Examples of coelophysoids include Coelophysis, Procompsognathus and Liliensternus. Most dinosaurs formerly referred to as being in the dubious taxon "Podokesauridae" are now classified as coelophysoids.

Daemonosaurus

Daemonosaurus (pron.:"DAY-mow-no-SORE-us") is an extinct genus of theropod dinosaur from the Late Triassic of New Mexico. Fossils have been found from deposits in the Chinle Formation, which is latest Triassic in age. While theropods had diversified into several specialized groups by this time, Daemonosaurus is a basal theropod that lies outside the clade Neotheropoda. Daemonosaurus is unusual among early theropods in that it had a short skull and long protruding teeth.

Dilophosauridae

Dilophosauridae is a family of medium to large sized theropod dinosaurs. The name Dilophosauridae is derived from Greek, with “di” meaning “two,” “lophos” meaning “crest,” “sauros” meaning “lizard,” and “idae” meaning “family”. While the name suggests that all dilophosaurids have two crests, this is not applicable to all dilophosaurids. The Dilophosauridae is anchored by the genus Dilophosaurus, and therefore the name comes from the distinctive two crests of the genus.

Dolichosuchus

Dolichosuchus (meaning "long crocodile") is the name given to a genus of dinosaur from the Triassic. It was originally classified in the disused family Hallopodidae, but has since been reclassified as a coelophysoid. A single fossil (consisting of a single lower leg bone, or tibia) was found in Germany. Since only one bone was discovered, the genus is considered a nomen dubium. Some scientists have noted that the tibia closely resembles those of Liliensternus and Dilophosaurus.The type species is D. cristatus, described by Huene in 1932. The bone was recovered from the Lower or Middle Stubensandstein formation.

Dracoraptor

Dracoraptor is a genus of carnivorous neotheropod dinosaur from the Hettangian age of the Early Jurassic period of Wales.

Dracovenator

Dracovenator () is a genus of dilophosaurid theropod dinosaur that lived approximately 201 to 199 million years ago during the early part of the Jurassic Period in what is now South Africa. Dracovenator was a medium-sized, moderately-built, ground-dwelling, bipedal carnivore, that could grow up to an estimated 7 m (23.0 ft) long. Its type specimen was based on only a partial skull that was recovered.

Eodromaeus

Eodromaeus (meaning "dawn runner") was a genus of basal theropod dinosaur known from the Late Triassic (Carnian) Valle de la Luna Member of the Ischigualasto Formation of the Ischigualasto-Villa Unión Basin in northwestern Argentina. It has been cited by Sereno as resembling a supposed common ancestor to all dinosaurs, the "Eve" of the dinosaurs.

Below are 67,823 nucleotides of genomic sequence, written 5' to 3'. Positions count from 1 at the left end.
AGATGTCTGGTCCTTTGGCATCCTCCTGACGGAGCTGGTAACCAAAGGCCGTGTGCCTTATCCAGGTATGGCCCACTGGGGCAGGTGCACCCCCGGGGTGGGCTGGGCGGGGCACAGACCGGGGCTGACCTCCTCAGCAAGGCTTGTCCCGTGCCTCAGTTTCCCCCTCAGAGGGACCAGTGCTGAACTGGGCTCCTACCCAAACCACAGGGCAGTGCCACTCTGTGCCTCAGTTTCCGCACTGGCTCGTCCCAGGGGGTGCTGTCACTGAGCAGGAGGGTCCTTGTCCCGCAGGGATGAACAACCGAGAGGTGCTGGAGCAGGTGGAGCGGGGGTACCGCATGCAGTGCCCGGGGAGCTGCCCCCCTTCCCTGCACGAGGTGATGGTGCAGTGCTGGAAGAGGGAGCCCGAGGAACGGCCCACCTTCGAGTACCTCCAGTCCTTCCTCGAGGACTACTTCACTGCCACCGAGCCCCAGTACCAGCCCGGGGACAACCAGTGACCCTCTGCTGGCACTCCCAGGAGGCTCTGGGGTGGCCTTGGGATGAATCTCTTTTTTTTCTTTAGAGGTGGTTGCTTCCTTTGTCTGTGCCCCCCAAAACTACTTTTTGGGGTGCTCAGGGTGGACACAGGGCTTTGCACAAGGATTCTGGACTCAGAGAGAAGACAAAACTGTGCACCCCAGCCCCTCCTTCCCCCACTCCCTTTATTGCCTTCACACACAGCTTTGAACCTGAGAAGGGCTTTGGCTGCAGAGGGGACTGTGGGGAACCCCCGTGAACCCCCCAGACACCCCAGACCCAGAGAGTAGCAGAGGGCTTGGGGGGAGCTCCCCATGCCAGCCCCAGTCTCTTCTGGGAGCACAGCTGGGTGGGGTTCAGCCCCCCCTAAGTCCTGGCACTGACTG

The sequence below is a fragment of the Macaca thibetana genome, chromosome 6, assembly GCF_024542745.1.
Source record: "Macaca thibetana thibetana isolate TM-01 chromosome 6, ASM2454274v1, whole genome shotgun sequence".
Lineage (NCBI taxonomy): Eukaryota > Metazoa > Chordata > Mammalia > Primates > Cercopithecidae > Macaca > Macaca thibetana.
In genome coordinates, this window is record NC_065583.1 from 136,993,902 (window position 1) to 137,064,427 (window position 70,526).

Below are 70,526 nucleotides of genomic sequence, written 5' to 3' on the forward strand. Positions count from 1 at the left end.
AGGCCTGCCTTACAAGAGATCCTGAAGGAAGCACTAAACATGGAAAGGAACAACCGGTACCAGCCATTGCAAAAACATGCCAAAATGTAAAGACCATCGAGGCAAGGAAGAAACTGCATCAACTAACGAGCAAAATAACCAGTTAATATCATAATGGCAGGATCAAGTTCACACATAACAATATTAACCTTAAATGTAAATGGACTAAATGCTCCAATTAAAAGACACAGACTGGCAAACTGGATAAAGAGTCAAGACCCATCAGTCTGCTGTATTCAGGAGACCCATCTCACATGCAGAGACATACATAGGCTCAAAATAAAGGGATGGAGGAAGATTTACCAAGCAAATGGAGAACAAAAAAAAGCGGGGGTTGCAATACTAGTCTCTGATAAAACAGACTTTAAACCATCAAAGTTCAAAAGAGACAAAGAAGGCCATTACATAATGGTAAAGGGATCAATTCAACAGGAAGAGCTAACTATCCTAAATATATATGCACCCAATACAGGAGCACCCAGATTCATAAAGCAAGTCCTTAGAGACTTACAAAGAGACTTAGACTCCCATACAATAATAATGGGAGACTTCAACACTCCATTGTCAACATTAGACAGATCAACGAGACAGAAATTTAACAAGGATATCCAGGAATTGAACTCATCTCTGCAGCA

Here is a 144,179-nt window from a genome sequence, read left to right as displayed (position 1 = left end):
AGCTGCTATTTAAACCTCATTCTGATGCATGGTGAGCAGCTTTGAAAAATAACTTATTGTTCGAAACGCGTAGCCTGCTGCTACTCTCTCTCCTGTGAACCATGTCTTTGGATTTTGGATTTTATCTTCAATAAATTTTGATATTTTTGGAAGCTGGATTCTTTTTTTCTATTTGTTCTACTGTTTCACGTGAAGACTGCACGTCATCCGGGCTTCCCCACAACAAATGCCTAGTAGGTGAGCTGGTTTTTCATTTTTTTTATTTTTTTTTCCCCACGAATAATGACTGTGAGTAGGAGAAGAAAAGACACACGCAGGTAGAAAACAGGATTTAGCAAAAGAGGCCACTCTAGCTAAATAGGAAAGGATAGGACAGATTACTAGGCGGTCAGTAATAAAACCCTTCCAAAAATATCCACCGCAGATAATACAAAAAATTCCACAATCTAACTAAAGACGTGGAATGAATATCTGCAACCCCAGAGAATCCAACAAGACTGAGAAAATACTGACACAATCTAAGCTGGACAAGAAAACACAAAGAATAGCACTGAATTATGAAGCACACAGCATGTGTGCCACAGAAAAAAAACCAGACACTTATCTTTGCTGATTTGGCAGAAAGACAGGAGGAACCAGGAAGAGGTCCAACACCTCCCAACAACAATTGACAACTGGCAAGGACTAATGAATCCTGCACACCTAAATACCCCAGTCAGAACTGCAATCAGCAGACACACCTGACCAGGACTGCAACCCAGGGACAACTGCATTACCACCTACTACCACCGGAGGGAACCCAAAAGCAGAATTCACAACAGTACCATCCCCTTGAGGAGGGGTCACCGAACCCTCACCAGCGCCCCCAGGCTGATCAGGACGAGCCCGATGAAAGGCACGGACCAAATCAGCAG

Herrerasauridae

Herrerasauridae is a family of carnivorous basal saurischian dinosaurs. They are among the oldest known dinosaurs, first appearing in the fossil record around 233.23 million years ago (Late Triassic), before becoming extinct by the end of the Triassic period. Herrerasaurids were relatively small-sized dinosaurs, normally not more than 4 metres (13 ft) long. The best known representatives of this group are from South America (Brazil, Argentina), where they were first discovered in the 1960s. A nearly complete skeleton of Herrerasaurus ischigulastensis was discovered in the Ischigualasto Formation in San Juan, Argentina, in 1988. Less complete herrerasaurids have been found in North America, and they may have inhabited other continents as well.

Herrerasaurid anatomy is unusual and specialized, and they are not considered to be ancestral to any later dinosaur group. They only superficially resemble theropods and often present a mixture of very primitive and derived traits. The acetabulum is only partly open, and there are only two sacral vertebrae, the lowest number among dinosaurs. The pubic bone has a derived structure, being rotated somewhat posteriorly and folded to create a superficially tetanuran-like terminal expansion, especially prominent in H. ischigulastensis. The hand is primitive in having five metacarpals and the third finger longer than the second, but resembles those of theropods in having only three long fingers, with curved claws. Herrerasaurids also have a hinged mandible, which is also found in theropods.

Kemkemia

Kemkemia is a genus of crocodyliforms living in the Cretaceous, described from a single fossil in 1999 recovered from Morocco by an Italian team searching for fossil invertebrates.

The type species, Kemkemia auditorei, was named and described in 2009 by Italian paleontologists Andrea Cau and Simone Maganuco and is based on a single distal caudal vertebra, MSNM V6408. This vertebra measures 60.48 mm in length and 33.81 mm in height. The genus name refers to the Kem Kem Beds and the specific name honours Italian paleontological illustrator Marco Auditore. The fossil dates from the Cenomanian.